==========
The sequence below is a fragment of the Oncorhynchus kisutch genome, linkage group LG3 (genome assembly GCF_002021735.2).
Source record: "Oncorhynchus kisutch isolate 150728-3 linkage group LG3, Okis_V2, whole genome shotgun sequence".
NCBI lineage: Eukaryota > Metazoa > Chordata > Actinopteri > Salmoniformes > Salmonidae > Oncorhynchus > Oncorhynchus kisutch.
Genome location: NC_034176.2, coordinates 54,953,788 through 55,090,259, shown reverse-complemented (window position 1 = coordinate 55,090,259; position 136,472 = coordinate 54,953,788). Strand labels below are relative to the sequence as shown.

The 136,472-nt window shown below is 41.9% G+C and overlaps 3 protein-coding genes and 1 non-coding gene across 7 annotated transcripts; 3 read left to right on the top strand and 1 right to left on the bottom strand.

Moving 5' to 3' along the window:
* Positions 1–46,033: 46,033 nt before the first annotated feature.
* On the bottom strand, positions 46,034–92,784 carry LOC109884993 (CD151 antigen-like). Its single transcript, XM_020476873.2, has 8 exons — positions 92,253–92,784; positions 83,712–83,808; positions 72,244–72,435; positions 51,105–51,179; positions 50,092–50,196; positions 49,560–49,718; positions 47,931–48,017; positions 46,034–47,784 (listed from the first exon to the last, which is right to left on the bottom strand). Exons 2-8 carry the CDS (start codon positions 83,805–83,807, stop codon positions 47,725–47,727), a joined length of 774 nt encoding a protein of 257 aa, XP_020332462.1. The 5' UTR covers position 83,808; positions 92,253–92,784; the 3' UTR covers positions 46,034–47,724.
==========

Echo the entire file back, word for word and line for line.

The sequence below is a fragment of the Oncorhynchus kisutch genome, linkage group LG3 (genome assembly GCF_002021735.2).
Source record: "Oncorhynchus kisutch isolate 150728-3 linkage group LG3, Okis_V2, whole genome shotgun sequence".
NCBI lineage: Eukaryota > Metazoa > Chordata > Actinopteri > Salmoniformes > Salmonidae > Oncorhynchus > Oncorhynchus kisutch.
Genome location: NC_034176.2, coordinates 54,953,788 through 55,090,259, shown reverse-complemented (window position 1 = coordinate 55,090,259; position 136,472 = coordinate 54,953,788). Strand labels below are relative to the sequence as shown.

The 136,472-nt window shown below is 41.9% G+C and overlaps 3 protein-coding genes and 1 non-coding gene across 7 annotated transcripts; 3 read left to right on the top strand and 1 right to left on the bottom strand.

Moving 5' to 3' along the window:
* Positions 1–46,033: 46,033 nt before the first annotated feature.
* On the bottom strand, positions 46,034–92,784 carry LOC109884993 (CD151 antigen-like). Its single transcript, XM_020476873.2, has 8 exons — positions 92,253–92,784; positions 83,712–83,808; positions 72,244–72,435; positions 51,105–51,179; positions 50,092–50,196; positions 49,560–49,718; positions 47,931–48,017; positions 46,034–47,784 (listed from the first exon to the last, which is right to left on the bottom strand). Exons 2-8 carry the CDS (start codon positions 83,805–83,807, stop codon positions 47,725–47,727), a joined length of 774 nt encoding a protein of 257 aa, XP_020332462.1. The 5' UTR covers position 83,808; positions 92,253–92,784; the 3' UTR covers positions 46,034–47,724.